Saturday, January 25, 2003

So, this is where we are

BROWN: All right. Back to Iraq and a couple stories that brought a chill today. The State Department warned all Americans living abroad to be prepared to be evacuated. A senior official not denying that the possibility of war triggered this most unusual worldwide advisory.

Also today, we learned the FBI is trying to get a handle on Iraqis who are living in the United States; living here legally or otherwise. For more on this, we go to Washington and CNN's Kelli Arena -- Kelli, good to see you tonight.

ARENA: Hi there, Aaron. Well the FBI is very busy trying to locate and interview as many as 50,000 Iraqis currently living here in the United States. Now, officials say that agents are searching for everything from potential terrorist cells to individuals who may be able to provide information that would be helpful if the U.S. goes to war with Iraq: for example, someone who may have a relative that's still in Iraq who may be able to contact people that are interested in defecting or providing information to the U.S. military.

Now, agents have been interviewing Iraqis in their homes, at work, in mosques. But it is a very delicate balancing act. They need cooperation from these communities. And when FBI agents come sniffing around, especially these days, Aaron, law enforcement sources say that people tend to clam up, especially if they're here illegally.

Now, separately, sources say that there are as many as 600 to 1,000 individuals under constant surveillance here in the United States, some of them Iraqi, but definitely not all of them. And these people, sources say, may be capable of doing harm to the United States. So, that is what's going on, at least on the domestic front, as we approach a possible war, Aaron.

BROWN: If you know, when the FBI contacts people who are here illegally and seeks their cooperation, are they told that they'll get a pass from immigration or not, if they cooperate?

ARENA: Not always. Not always. It really is done on a case-by- case basis.

Sources have said that, in some cases, the threat of deportation does make people cooperate in some instances. But headquarters has sent out a very clear message, Aaron. They have said: Look, we're looking from cooperation from these communities. Do not go out there and use a heavy-handed approach. Do not go out there and intimidate. People can come forward voluntarily. We want them to come forward voluntarily. So, let's not go out there and smash people with this. We want to make sure that we get cooperation now and in the months ahead, when it's going to be really crucial.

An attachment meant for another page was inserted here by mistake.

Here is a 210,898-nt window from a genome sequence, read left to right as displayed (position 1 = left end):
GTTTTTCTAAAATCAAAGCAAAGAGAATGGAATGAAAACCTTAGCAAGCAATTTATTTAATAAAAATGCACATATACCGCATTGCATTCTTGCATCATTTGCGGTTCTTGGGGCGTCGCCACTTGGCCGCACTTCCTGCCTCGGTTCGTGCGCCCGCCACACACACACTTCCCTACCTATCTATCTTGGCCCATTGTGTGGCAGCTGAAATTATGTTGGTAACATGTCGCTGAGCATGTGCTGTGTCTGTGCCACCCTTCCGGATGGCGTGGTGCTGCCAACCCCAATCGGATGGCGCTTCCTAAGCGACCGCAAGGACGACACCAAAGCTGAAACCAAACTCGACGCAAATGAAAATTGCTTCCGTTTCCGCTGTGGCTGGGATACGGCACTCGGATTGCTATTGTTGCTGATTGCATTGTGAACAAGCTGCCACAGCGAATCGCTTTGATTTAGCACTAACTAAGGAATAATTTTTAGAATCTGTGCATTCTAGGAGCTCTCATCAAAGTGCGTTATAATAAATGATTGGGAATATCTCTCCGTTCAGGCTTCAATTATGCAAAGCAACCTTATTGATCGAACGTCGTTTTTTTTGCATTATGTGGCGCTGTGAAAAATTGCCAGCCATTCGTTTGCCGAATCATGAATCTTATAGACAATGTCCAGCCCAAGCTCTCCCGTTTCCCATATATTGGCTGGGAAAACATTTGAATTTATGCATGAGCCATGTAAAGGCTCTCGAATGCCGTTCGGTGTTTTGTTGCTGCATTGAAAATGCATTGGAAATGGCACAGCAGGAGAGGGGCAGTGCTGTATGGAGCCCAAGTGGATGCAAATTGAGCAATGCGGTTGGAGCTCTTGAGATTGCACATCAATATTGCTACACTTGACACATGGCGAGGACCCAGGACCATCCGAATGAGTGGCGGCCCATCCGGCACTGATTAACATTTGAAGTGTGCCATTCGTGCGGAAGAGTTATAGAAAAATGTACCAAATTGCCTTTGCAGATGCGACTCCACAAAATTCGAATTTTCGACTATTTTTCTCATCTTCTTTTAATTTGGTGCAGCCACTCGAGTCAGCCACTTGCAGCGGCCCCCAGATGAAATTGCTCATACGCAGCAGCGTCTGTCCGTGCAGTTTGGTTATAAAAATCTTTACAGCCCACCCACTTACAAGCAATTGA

BROWN: And just as perhaps a matter of common sense, while it's certainly possible -- I don't know if it's likely, but it's certainly possible there are Iraqi bad guys in the United States. One would think that most of the Iraqis who found their way to the United States were desperately trying to get out of Iraq, because it's not a very pleasant place to be, necessarily.

ARENA: That's right.

BROWN: And they're more happy to be here, legal or otherwise.

ARENA: That's right. That's right.

And FBI officials do point out that the majority of Iraqi nationals living here, they have absolutely no evidence to support that they're here to do any harm. But they are very concerned about possible terrorist cells that may have been sent here after the first Gulf War by Saddam Hussein, waiting to be ignited, waiting to be put into action.

Now, I have to underscore, Aaron, that officials say that they have absolutely no evidence of any Iraqi cells or any terrorist cells in general that they've been able to locate. But it is a concern. And they want to get as much information, intelligence-wise and military operation-wise, as they can.

BROWN: Thank you, Kelli Arena -- and one more sign of how the country is preparing at least for the very real possibility that war could come.

Thank you, Kelli Arena.